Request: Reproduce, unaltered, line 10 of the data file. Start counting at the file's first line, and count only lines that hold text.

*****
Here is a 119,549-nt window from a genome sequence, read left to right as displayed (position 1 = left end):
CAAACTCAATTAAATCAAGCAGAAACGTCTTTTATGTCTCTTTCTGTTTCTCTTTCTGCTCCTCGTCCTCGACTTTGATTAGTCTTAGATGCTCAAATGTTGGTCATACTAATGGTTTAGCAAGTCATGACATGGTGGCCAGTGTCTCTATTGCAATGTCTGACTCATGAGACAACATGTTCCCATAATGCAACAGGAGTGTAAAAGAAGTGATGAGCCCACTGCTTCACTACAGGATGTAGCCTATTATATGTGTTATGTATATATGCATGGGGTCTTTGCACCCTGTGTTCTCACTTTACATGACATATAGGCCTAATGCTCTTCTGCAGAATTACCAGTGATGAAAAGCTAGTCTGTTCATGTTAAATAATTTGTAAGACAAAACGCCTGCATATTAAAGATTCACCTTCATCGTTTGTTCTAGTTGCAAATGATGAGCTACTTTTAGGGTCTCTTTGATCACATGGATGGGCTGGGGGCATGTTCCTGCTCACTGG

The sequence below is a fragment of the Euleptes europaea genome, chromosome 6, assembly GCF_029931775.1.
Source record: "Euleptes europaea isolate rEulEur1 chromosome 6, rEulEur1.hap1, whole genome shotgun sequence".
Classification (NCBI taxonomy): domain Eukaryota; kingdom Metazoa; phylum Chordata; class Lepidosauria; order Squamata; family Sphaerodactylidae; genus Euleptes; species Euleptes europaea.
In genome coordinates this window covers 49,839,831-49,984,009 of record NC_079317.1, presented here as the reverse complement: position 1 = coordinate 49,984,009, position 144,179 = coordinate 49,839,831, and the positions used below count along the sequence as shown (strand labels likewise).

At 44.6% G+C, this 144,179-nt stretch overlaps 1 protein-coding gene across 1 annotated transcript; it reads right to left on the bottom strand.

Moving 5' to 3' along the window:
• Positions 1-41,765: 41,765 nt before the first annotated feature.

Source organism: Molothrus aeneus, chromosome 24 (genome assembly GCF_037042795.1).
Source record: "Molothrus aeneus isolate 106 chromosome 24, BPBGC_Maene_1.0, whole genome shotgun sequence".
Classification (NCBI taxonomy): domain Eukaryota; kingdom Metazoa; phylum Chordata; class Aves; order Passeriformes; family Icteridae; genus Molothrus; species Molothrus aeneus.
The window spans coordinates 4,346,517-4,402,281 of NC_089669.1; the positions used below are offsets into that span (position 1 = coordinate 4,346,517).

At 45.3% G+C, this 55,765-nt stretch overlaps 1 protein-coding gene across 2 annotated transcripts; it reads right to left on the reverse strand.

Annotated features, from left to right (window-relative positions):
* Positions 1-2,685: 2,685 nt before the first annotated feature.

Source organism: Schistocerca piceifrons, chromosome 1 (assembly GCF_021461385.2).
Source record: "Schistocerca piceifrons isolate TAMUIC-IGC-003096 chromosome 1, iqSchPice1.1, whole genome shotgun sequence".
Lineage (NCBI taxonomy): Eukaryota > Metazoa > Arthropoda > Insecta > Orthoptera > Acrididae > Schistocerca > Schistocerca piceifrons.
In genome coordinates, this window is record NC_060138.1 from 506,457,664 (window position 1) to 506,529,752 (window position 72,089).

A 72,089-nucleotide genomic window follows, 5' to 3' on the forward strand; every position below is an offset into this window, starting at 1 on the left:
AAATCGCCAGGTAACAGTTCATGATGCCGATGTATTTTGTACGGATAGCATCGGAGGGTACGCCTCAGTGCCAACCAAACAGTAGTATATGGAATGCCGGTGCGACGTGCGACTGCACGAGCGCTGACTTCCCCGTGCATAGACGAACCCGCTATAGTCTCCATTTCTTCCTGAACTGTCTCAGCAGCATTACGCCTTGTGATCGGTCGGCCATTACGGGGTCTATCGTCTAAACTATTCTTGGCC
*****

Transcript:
Source organism: Molothrus aeneus, chromosome 24 (genome assembly GCF_037042795.1).